It’s 2018, and I’m Still Wondering Where are the Real Makita Girls?
Back when I first published this post, I never thought I’d be resurrecting it from the archives. Then Simone Giertz shared this tweet and my anger and frustration at Makita boiled over again. The video Simone was referencing has been taken down by Makita, but here’s another upload of the Makita Girls behind the scenes video:
It’s been three years Makita, why are you still using the same tired marketing campaign? Your transparent attempts at finding spokeswomen who actually use power tools is laughable. My 14 year old son even pointed out that Miss Makita can’t actually build shelves with a sander. Sure, she can finish them with a sander, but any avid power tool user would not choose a sander as their favorite power tool (give me a recip saw or a sliding compound miter saw any day over a sander!)
In the three years that have passed since I was angered by Makita’s Miss and Senorita Makita campaign, I added four expensive power tools to my toolbox. And you know what? I consciously steered clear of the Makita brand because I don’t want to support a brand that objectifies women and doesn’t recognize that there are many of us that use power tools for more than “building shelves.”
Get it together Makita! It’s 2018, time to retire the women in bikinis and find a woman who gets her nails at the hardware store (not the salon.) There are so many women who can guide potential buyers to purchase tools based on their expert opinions. Let’s see this campaign retired or start searching for all the women makers, contractors and builders out there. Am I right?
This is my open letter to Makita in 2015:
Oh Makita, why did you have to go and do this?!
Makita announced its 2015 Makita Girls and where you can go to meet them. Initially, I reserved my opinion until I learned more about these new spokesmodels. But, after reading their bios, I was angered. Not a single mention of enjoying woodworking, building or carpentry. Where is the DIY love? What will they talk about at these appearances? I’m disappointed that Makita would choose their spokesmodels for looks and not skills. And, I question their decision to maintain an advertising program that perpetuates the stereotype that only men use their tools.
Don’t they realize that they are alienating a huge growing market of DIY women? Would I have been offended if they selected an attractive woman who had Mad-DIY skills? Definitely not.
If they wanted beautiful women using tools, there is no shortage of kick ass female builders out there. This ever changing world of Do It Yourselfers is filled to the brim with amazing “Real Makita Girls.” Some of these women have the right to hold their Makita tools proudly. They can tell you the difference between a bevel and a miter; a cross cut vs. a rip cut and they know that brushless is a good thing and has nothing to do with long flowing locks of hair! These women choose quality tools that are strong enough to stand up to the current and future projects they are completing.
Am I angry? Yes! Am I going to stop using Makita tools? No, because frankly they make great tools. My Makita 10″ Compound Sliding Miter Saw is my baby:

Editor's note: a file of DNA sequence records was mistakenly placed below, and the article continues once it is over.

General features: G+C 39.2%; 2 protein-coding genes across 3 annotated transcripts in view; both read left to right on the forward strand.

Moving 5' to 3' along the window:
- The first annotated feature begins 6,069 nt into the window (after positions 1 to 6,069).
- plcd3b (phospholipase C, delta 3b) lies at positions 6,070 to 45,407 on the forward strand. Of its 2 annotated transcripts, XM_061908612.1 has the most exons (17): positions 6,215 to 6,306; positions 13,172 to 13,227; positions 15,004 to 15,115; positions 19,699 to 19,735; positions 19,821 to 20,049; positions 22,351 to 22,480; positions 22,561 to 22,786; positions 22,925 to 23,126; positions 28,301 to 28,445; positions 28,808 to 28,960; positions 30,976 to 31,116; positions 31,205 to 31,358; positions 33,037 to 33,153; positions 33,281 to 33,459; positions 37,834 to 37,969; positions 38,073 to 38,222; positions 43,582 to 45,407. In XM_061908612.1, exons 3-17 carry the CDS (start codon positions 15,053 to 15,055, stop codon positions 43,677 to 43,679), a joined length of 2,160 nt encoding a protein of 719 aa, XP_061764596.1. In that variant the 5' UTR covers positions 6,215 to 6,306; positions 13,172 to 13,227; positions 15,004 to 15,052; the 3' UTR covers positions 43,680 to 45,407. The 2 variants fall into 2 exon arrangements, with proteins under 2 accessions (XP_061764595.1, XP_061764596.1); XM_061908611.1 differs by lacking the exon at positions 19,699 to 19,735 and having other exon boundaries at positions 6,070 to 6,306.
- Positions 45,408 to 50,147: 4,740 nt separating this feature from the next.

It’s the first tool I’d truly cry over if it was stolen. This saw has been with me through 100’s of projects, a kitchen remodel and countless fixes. I have never had to adjust the laser or to square up the tool. It is a quality power saw made with aluminum and metal parts, not cheap plastic. But, despite my undying love for my Makita tools, their advertising tactics make me embarrassed to confess my love.
Do you want to help me change the search results right here and now? Let’s show Makita what a Real Makita Girl is. Please visit these accomplished builders and DIYers. Pin their images and title it “Real Makita Girl” or use the hashtag #RealMakitaGirls.
Sara Bendrick – Landscape Designer, Woodworker and DIYNetwork TV Host of I Hate My Yard
Kit – Blogger, Builder and Kick Ass DIYer at DIYDiva.net
Kim – Blogger, Builder and Creative Genius at TheKimSixFix.com
Hey, do you use Makita tools, too? If so, show me your…tools! (Email me pictures of yourself using your Makita tools, to PrettyHandyGirl (at) gmail.com. I’ll add your photo to this post.) Let’s take over the search term “Makita Girls” and show them what a Real Makita Girl is!
Mary Hunnicutt another one of many #RealMakitaGirls
Jane from Cottage at the Crossroads
In the meantime, I have to ask:
Makita, when you make awesome tools, why do you have to stoop to such slimy advertising tactics? The 1980’s called, and they want their tight spandex and scantily clad women back. Please remove the blinders and take notice of your growing customer base. Women are shopping in the tool department. They are your consumers. They are smart and savvy. They want to purchase tools that will last. They want to hear about what makes a Makita tool great and why they should spend a little more to purchase a tool that won’t fall apart in a year or two.
A few weeks after this post was published in 2015: I spoke to Wayne Hart, the communications manager at Makita tools after this post initially published. We had a pleasant conversation and he seemed to understand my concerns about the Miss Makita and Senorita Makita models. I offered to let Mr. Hart make a statement to my readers but never heard back from him. In the meantime, the program has continued in 2016 and 2017, but I noticed that at least two of the models have used some of the tools outside the program. At least that’s some progress, right!? What do you think about tool companies continuing to use models as spokeswomen?
Disclosure: The opinions expressed in this post are my own. Sara, Kit, and Kim are DIY women I admire. They gave me permission to use their photos, but that doesn’t mean that they endorse what I have written in this post.